03 February 2010

Blair and Iraq: A little bit of history always helps

After Daniel Finkelstein’s ‘moment of madness’ yesterday on Today, he has come up trumps with his article in the Times.

He draws a correct parallel with situation that Churchill faced in 1940 with the one faced by Blair over Iraq:

At an intense series of meetings of the War Cabinet at the end of May, brilliantly chronicled by John Lukacs in his book Five Days in London, Halifax pressed the case for a negotiated peace, using the Italians as intermediaries. Churchill only narrowly avoided being overruled on this question. His position appears heroic now.

You cannot judge whether Churchill was right simply by noting that, to use a George Formby phrase, things “turned out nice again”. Victory might have come through dumb luck after pursuing a course of reckless irresponsibility. Using hindsight doesn’t help. Without it you are left with two things. First, what was the probability of a good outcome or, conversely, a bad one if Churchill’s policy was followed? Second, what were the consequences of good or bad outcomes?

Churchill’s genius was that, at a very early stage and unlike almost anyone else, he knew the answer to not just one, but both these questions. He realised not simply that the probability of victory was tiny (others — Halifax, Chamberlain, most Tory MPs — could see that), but also that the consequences of defeat or even a negotiated peace were horrendous. It was the combination that made a policy of “victory at all costs” the correct one.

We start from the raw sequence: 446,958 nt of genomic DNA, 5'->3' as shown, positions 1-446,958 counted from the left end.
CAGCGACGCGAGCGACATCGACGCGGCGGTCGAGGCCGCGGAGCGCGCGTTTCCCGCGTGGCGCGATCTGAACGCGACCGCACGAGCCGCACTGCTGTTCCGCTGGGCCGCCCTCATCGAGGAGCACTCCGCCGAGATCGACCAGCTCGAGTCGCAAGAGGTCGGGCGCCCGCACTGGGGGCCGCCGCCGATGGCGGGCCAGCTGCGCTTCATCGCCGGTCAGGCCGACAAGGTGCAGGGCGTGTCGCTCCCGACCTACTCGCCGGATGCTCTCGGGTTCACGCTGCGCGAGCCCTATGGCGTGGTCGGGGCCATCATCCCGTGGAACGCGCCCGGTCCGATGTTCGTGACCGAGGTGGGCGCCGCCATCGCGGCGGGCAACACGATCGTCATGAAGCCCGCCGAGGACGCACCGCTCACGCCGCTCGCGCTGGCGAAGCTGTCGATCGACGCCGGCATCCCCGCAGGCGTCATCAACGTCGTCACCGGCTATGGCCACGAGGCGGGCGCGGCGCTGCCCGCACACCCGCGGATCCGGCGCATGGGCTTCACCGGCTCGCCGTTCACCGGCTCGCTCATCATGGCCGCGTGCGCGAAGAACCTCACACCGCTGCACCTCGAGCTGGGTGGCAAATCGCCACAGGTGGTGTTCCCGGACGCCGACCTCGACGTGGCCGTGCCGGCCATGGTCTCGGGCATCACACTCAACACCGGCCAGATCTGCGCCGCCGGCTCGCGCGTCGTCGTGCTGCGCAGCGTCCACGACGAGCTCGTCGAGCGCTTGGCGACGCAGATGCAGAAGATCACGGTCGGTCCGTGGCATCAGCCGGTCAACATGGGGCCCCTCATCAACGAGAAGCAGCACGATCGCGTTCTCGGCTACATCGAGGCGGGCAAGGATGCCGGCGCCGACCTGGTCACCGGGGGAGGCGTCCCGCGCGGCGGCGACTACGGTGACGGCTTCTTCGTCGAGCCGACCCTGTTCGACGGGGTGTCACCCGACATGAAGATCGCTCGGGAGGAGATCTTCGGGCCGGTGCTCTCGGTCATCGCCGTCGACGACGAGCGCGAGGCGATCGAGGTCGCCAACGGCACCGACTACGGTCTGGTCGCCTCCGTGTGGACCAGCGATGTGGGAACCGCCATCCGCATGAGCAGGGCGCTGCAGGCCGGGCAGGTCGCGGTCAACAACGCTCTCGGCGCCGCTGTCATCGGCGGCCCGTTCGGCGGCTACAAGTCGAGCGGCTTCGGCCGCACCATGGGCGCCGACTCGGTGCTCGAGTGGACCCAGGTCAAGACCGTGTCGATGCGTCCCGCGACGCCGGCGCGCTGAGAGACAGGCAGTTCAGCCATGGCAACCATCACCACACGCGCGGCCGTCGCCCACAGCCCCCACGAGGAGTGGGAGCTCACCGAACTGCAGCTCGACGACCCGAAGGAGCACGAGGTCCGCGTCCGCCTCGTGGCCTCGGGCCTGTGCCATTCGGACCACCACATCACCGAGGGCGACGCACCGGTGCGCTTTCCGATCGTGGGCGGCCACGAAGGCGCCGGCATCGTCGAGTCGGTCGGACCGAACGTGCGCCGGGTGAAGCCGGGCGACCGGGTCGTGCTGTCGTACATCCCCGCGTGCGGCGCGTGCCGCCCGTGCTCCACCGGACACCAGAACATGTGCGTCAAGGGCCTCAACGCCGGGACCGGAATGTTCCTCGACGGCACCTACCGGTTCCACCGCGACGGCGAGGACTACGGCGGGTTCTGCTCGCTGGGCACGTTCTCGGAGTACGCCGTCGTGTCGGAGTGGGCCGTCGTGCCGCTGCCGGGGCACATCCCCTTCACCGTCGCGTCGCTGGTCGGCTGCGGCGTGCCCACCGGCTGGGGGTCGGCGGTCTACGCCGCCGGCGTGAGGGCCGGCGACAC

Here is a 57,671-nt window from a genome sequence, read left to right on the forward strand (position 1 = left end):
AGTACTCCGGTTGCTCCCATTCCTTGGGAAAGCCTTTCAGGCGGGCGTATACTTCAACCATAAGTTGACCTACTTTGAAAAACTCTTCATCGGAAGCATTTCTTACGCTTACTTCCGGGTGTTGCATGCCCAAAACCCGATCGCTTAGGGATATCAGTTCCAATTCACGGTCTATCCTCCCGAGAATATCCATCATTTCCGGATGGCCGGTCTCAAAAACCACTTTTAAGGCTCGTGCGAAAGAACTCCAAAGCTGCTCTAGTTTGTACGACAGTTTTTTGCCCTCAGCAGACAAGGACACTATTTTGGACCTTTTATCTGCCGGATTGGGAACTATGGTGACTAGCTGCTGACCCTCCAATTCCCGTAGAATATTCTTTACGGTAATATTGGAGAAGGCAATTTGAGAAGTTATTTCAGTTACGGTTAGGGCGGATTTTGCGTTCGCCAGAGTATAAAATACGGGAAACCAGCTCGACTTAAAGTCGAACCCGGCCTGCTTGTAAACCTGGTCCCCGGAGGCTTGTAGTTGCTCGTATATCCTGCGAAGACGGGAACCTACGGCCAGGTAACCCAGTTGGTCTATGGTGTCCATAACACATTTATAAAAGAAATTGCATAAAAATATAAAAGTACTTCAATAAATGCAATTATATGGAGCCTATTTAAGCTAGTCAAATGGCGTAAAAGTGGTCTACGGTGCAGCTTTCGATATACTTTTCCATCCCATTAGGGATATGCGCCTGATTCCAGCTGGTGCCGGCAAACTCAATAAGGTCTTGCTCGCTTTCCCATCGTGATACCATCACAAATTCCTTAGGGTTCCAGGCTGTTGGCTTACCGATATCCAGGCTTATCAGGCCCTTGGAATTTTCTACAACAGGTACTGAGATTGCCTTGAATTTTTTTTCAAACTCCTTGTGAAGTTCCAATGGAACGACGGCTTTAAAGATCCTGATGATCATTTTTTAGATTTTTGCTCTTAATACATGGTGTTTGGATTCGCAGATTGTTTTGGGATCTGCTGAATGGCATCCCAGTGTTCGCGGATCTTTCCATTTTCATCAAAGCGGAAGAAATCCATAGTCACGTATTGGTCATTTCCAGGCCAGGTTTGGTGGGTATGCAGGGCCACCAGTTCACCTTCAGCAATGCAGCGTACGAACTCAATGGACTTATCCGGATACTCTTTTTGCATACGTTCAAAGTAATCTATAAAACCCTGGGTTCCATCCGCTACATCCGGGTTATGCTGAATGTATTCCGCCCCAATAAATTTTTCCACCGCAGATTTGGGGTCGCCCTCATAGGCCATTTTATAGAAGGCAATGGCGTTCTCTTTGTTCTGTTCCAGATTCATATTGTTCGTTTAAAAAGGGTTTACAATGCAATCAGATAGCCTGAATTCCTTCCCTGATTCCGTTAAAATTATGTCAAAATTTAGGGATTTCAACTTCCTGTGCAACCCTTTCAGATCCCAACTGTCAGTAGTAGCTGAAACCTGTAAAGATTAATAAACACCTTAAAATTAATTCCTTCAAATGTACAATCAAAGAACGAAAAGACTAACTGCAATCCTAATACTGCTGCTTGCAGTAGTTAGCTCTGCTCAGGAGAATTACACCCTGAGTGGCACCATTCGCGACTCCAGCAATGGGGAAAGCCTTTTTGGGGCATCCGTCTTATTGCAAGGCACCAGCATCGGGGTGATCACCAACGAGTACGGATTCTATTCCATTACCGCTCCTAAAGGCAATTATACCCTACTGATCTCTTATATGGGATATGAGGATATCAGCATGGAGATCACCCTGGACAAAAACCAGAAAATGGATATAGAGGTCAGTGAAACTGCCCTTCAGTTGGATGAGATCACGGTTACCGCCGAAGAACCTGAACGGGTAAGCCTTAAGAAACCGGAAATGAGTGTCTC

Then he moves to Iraq:

This is not because Saddam Hussein should be seen as Hitler or because the threat from Iraq was remotely comparable to that from Nazi Germany or because the conflict we are now embroiled in is similar in scale or importance to the Second World War. It is simply that devising a way of judging Churchill helps to judge the actions of Tony Blair.

This is the important bit:

Yet I worry that it will not establish the one thing that was central to Churchill’s judgment. It won’t ask or establish what would have happened if we had not acted. It won’t do this partly because it is very hard to do.


This is particularly important in the case of Iraq. The best case for our action — made, for example, by Bill Clinton’s adviser Kenneth Pollack — was based on a speculation about what might happen if we did not act. Mr Pollack argued that sanctions were breaking down and that every time in the past that he was free of such constraints Saddam had launched an aggressive war. If his sons took over they would be worse. The status quo would not hold, so we had to invade. Whatever view you take of Mr Blair’s dossiers or George Bush’s politics, without a proper estimation of the possible consequences, as seen at the time, of not acting, the whole war is impossible to evaluate or understand.

In other words, it comes down to an ‘assessment of the risks’, which Blair attempted to explain to Chilcot.  Perhaps if the former Prime Minister had studied a little history and drawn on the parallel with 1940, he would have been rather more convincing than he was last week.

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1 comment:

  1. 2 points - Churchill discussed the options with his cabinet, but Bliar imposed his intended actions on his cabinet. Also, spin/propaganda was not used within Churchill's government as Blair's enforcer, Alistair, did; to lie, bully, coerce and obfuscate.